Keeping on the historical side, I must recommend Reel history: a blog series on the accuracy on various historical movies. On a related note, the fabulous Isis* wrote a post on how the present fashion is reflected in historical movies.

*: I adore 18th century fashion (the movie Dangerous Liasons, anyone?) and someday I will get around to make a 18th century outfit.


Various useful sources I found online:
- Abstracts from the 15th meeting of the ICAZ fish remains working group in 2009 (pdf)
- London lives 1690-1800: crime, poverty and social policy in the metropolis. Digitised and searchable primary sources focussing on middle and lower class Londoners. The sources include over 240,000 manuscript and printed pages from eight London archives and is supplemented by fifteen datasets created by other projects.
- A ph.d. thesis which is right in my interest sphere: Marianne Erath, Studien zum mitelalterlichen Knochenschnitzerhandwerk : die Entwicklung eines spezialiserten Handwerks in Konstanz (Studies on Medieval craft of bone-turners: development of a specialised handcraft in Konstanz) (pdf)
- My colleague Jessica Grimm's thesis Animal keeping and the use of animal products in medieval Emden (Lower Saxony, Germany).
- Another interesting ph.d. - on medieval textiles and fashion rather than bone: Eva I. Andersson (2006) Kläderna och människan i medeltidens Sverige och Norge (Clothing and the individual in Medieval Sweden and Norway) (pdf)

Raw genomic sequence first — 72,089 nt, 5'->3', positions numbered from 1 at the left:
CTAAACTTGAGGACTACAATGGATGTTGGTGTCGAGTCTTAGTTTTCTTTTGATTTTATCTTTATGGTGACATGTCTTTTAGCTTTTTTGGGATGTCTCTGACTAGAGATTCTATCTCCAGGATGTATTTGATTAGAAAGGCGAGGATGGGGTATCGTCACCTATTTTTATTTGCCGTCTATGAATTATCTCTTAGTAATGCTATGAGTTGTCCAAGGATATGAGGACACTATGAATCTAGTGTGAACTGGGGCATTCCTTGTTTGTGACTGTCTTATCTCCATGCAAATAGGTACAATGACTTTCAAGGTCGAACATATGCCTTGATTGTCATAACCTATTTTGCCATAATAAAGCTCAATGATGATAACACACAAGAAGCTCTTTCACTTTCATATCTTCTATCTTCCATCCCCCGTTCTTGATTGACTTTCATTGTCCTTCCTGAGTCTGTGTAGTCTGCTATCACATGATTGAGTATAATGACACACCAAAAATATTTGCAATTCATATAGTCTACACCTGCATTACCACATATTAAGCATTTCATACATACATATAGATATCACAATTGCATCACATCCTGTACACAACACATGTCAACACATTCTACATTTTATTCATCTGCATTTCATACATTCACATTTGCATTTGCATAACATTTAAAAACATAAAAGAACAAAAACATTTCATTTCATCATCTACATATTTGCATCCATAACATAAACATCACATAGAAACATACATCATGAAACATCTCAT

ossamenta: (Book store = shiny!)
First, thanks for the well-wishes. The interview seemed to go well: some things that they liked about me, and some things I could improve on. We'll see what happens.

The new Oxbow summer catalogue is out and I thought I'd give a shout-out to some that seemed interesting. A lot of the catalogue is on Ancient Egypt, Greece and Rome, which I'm not enough familiar with to tell which books are of general relevance and which are only for the artefact/regional specialists. If you are interested in those periods I recommend you check out their website. An exception was made for books of interest to re-enactors and people interested in making replicas of historical finds, as there were a few of those in the Roman section.

Cut for lots of books )
ossamenta: Weasel skull (Default)
Thanks to fabulous Katrin Kania of Togs from bogs, I have seen pictures of extant medieval underpants! Medieval underwear has been a particular interest of mine for several years now. I gave a lecture on it at the Medieval Week in Visby in 2004, but haven't had time to pursue it much since.